Sedona Westerners Hiking Club Experiences A Journey To The Arctic Ocean Without Leaving The Red Rocks Of Sedona
Something awakens you in the pre-dawn hours. You are far away from civilization in Canada's northwest arctic tundra. Your eyes focus intently trying to make out an object just inches from your face on the outside of your tent. It is a black bear. It's eyes and nose are nearly pressed against yours. You reach over to alert your companion from his sleep to this real life drama playing out before you. The bear rights its self, turns, and walks away. It was just curious to find you and your tent in its realm. You watch as the bear fades off into the distance. You are traveling alone on a journey through one of the most isolated parts of our earth, as you launch your canoe into a fast moving stream, you notice several arctic wolves approaching. They remain with you, for a good part of the morning, strange companions trotting along the shore line keeping you and your canoe in sight, just as you are likewise keeping a vigil on them. You conclude that the wolves are simply inquisitive as they are probably observing the only man and canoe they may have ever seen. The wolves never make a threat toward you and eventually, they too, are absorbed back into the arctic landscape as you continue your solo journey to the edge of the Arctic Ocean.
These are just a few of the experiences related by Bob Dannert during his talk on adventuring in Canada's arctic over the past 40 years to the Sedona Westerners at their second general meeting of the 2014-2015 hiking season on the evening of November 13th. Over those years, Bob says, he has paddled over 10,000 miles, 2,500 of them solo. He relates that his longest trip was 700+ miles and consisted of 53 days on the water. Bob has confined the majority of his on water adventures to Nunavut, the largest, northernmost and newest territory of Canada, it separated officially from Canada's Northwest Territories on April 1, 1999. Bob does not canoe Yukon or Alaskan rivers. During all of his treks he has never been lost, which he says he owes to meticulous advance preparations and abundance of caution when faced with a potential crisis.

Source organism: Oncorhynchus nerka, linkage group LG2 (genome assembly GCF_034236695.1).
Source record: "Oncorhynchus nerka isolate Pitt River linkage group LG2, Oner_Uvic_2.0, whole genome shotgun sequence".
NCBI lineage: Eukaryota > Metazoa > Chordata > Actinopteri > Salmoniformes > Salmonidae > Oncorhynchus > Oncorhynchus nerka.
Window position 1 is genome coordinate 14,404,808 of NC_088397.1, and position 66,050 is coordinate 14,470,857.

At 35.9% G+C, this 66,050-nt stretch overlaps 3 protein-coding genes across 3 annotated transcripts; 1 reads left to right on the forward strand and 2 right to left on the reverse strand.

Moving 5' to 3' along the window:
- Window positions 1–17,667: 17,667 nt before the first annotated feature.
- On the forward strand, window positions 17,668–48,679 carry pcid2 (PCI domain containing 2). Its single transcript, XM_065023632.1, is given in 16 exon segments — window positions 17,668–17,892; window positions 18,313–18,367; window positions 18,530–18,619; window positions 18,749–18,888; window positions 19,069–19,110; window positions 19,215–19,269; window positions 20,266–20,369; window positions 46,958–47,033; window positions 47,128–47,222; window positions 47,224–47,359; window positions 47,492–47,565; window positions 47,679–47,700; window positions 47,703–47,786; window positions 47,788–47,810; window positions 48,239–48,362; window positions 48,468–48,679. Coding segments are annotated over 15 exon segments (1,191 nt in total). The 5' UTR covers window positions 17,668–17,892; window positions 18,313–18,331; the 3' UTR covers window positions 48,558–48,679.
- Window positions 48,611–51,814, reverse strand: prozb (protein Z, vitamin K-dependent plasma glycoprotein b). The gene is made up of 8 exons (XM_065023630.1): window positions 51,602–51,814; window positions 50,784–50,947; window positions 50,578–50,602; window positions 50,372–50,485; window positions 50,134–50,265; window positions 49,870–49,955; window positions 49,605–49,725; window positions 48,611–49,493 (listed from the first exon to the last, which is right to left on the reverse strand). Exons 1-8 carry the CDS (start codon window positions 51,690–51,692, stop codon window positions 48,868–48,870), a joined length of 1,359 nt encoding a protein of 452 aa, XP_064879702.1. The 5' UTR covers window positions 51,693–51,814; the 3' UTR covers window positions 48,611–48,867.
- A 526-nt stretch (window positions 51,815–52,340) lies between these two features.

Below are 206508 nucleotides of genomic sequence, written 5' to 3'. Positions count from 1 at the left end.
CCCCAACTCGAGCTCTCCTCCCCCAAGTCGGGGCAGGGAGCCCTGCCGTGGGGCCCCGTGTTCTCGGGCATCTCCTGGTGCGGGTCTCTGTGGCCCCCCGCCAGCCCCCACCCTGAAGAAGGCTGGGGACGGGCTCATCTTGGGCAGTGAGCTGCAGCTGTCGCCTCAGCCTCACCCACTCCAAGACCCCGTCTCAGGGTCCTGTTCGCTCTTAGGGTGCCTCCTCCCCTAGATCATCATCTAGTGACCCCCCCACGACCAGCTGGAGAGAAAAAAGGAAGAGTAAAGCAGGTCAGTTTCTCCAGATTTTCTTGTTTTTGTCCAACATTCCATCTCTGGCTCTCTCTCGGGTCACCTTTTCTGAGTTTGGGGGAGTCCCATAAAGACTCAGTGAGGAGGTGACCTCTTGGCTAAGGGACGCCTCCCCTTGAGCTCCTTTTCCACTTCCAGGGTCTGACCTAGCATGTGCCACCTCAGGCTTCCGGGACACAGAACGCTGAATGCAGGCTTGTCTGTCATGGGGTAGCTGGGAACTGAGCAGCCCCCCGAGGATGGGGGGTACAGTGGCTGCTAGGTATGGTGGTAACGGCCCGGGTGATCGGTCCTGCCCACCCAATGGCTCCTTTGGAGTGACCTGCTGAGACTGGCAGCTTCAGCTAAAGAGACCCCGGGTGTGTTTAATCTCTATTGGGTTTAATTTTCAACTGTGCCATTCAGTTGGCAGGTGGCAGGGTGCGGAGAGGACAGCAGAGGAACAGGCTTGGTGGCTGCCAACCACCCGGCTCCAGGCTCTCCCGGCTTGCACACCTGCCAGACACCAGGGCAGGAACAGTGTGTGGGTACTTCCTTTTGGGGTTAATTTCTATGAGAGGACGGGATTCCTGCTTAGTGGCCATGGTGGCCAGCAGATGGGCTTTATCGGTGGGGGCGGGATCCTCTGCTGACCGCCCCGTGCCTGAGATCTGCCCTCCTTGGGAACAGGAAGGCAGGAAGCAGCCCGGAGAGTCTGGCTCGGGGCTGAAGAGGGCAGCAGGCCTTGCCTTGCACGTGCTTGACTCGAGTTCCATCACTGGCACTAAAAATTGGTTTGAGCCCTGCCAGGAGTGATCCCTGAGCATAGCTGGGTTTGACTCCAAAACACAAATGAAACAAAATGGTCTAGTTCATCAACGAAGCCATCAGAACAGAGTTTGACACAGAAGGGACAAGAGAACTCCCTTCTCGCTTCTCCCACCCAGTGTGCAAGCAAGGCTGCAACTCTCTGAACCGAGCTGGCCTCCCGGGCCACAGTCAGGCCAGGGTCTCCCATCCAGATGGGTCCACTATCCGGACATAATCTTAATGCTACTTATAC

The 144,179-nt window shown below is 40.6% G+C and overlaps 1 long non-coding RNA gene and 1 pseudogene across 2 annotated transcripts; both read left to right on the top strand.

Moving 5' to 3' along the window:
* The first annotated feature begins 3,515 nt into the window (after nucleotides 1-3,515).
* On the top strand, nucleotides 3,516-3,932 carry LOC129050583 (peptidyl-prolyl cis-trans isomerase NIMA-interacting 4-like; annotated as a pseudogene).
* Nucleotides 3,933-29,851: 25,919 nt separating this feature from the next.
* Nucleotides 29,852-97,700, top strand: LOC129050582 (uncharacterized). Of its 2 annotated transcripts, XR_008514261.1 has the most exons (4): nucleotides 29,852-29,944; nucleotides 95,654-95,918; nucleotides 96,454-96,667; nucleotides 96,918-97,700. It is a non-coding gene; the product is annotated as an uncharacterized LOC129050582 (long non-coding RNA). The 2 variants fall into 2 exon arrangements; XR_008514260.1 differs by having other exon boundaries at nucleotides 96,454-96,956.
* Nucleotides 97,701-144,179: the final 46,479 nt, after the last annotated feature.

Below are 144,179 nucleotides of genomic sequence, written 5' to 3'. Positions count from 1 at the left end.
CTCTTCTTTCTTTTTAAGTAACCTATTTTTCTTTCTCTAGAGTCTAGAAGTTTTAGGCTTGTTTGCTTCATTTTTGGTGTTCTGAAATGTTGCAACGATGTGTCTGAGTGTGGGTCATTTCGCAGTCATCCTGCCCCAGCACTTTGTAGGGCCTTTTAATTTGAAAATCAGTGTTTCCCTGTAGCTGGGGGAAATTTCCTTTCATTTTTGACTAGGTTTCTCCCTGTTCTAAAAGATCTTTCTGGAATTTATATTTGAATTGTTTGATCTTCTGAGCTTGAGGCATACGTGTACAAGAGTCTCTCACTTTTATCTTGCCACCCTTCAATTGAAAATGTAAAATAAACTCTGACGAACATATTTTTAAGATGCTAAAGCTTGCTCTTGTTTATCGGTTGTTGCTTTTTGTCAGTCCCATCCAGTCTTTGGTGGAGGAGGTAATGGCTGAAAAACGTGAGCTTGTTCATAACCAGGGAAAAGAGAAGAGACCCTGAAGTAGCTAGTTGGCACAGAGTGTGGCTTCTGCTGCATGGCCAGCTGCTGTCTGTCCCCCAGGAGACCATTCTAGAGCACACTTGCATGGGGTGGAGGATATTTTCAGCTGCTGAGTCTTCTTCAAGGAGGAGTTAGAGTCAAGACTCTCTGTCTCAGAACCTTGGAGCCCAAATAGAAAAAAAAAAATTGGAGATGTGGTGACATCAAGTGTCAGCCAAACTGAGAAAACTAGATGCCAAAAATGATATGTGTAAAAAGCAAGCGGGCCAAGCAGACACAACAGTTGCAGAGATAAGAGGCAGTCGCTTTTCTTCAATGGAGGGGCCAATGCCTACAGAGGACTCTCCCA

The focus of Bob's presentation was a solo 2010 summer sojourn where he paddled 625 miles in a 15' solo PakCanoe down the Lockhart, Baillie, Back and Armark rivers plus three smaller unnamed rivers. The canoe carried over 450 lbs. in weight, Bob at 205 pounds and about 250 pounds of food and gear. Bob spent a total of 46 days on the water before he reached his final destination: the shore of the Arctic Ocean.
It goes without saying that Bob loves the outdoors, and he says this love comes from not only being in an environment that is isolated, beautiful and abundant in wildlife, but, from the self satisfaction of having to rely on your own judgment in every decision that you face along the journey. As Bob says, on his solo trips, there is no one other than yourself to blame if something goes wrong. Bob has traveled with other companions, including his very supportive wife, Sue, and their son and daughters. Bob says the important part of having your children develop a love for the outdoors, is to expose them to its wonders early in their life. His son and daughters have continued experiencing outdoor adventures on their own well into adulthood.
Bob retired in 1996 from his position as a food scientist with General Mills. He is now 78 years old and, as you might expect, he is already in the planning stages of future adventures including something completely new for him: a trek into the Antarctic in early 2015.
If you are interested in joining the club, please go to our website at http://sedonawesterners.org or just come to one of our monthly meetings. The next one will be on Thursday, January 8, 2015 at 7 pm at the Sedona Elks Club, 110 Airport Road.